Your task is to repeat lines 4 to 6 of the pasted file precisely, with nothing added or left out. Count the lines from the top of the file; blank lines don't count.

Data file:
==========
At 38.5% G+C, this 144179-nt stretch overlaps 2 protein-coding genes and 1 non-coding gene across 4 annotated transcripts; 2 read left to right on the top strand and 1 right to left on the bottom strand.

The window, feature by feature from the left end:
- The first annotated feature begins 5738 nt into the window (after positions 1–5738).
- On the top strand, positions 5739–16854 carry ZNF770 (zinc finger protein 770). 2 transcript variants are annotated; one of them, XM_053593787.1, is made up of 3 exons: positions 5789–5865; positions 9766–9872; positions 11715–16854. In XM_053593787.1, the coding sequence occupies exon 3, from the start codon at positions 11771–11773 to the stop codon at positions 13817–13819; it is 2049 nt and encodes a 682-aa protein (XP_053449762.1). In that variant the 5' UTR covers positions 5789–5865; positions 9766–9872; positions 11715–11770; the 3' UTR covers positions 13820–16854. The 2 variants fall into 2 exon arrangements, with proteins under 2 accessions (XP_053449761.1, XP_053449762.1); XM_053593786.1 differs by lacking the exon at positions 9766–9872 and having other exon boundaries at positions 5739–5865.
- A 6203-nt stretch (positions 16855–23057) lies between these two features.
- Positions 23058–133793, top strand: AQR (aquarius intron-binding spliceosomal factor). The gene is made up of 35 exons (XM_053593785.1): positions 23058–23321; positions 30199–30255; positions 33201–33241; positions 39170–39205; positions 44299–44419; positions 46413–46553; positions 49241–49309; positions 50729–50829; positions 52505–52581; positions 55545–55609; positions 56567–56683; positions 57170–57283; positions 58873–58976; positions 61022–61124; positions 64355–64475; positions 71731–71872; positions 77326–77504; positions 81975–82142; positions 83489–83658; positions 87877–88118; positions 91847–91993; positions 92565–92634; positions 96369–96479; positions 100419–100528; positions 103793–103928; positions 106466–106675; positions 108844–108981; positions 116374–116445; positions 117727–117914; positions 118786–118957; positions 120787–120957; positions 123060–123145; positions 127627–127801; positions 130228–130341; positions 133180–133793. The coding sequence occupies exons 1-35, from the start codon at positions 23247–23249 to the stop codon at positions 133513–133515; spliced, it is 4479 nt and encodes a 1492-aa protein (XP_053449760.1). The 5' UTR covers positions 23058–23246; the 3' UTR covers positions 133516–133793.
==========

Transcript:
- On the top strand, positions 5739–16854 carry ZNF770 (zinc finger protein 770). 2 transcript variants are annotated; one of them, XM_053593787.1, is made up of 3 exons: positions 5789–5865; positions 9766–9872; positions 11715–16854. In XM_053593787.1, the coding sequence occupies exon 3, from the start codon at positions 11771–11773 to the stop codon at positions 13817–13819; it is 2049 nt and encodes a 682-aa protein (XP_053449762.1). In that variant the 5' UTR covers positions 5789–5865; positions 9766–9872; positions 11715–11770; the 3' UTR covers positions 13820–16854. The 2 variants fall into 2 exon arrangements, with proteins under 2 accessions (XP_053449761.1, XP_053449762.1); XM_053593786.1 differs by lacking the exon at positions 9766–9872 and having other exon boundaries at positions 5739–5865.
- A 6203-nt stretch (positions 16855–23057) lies between these two features.
- Positions 23058–133793, top strand: AQR (aquarius intron-binding spliceosomal factor). The gene is made up of 35 exons (XM_053593785.1): positions 23058–23321; positions 30199–30255; positions 33201–33241; positions 39170–39205; positions 44299–44419; positions 46413–46553; positions 49241–49309; positions 50729–50829; positions 52505–52581; positions 55545–55609; positions 56567–56683; positions 57170–57283; positions 58873–58976; positions 61022–61124; positions 64355–64475; positions 71731–71872; positions 77326–77504; positions 81975–82142; positions 83489–83658; positions 87877–88118; positions 91847–91993; positions 92565–92634; positions 96369–96479; positions 100419–100528; positions 103793–103928; positions 106466–106675; positions 108844–108981; positions 116374–116445; positions 117727–117914; positions 118786–118957; positions 120787–120957; positions 123060–123145; positions 127627–127801; positions 130228–130341; positions 133180–133793. The coding sequence occupies exons 1-35, from the start codon at positions 23247–23249 to the stop codon at positions 133513–133515; spliced, it is 4479 nt and encodes a 1492-aa protein (XP_053449760.1). The 5' UTR covers positions 23058–23246; the 3' UTR covers positions 133516–133793.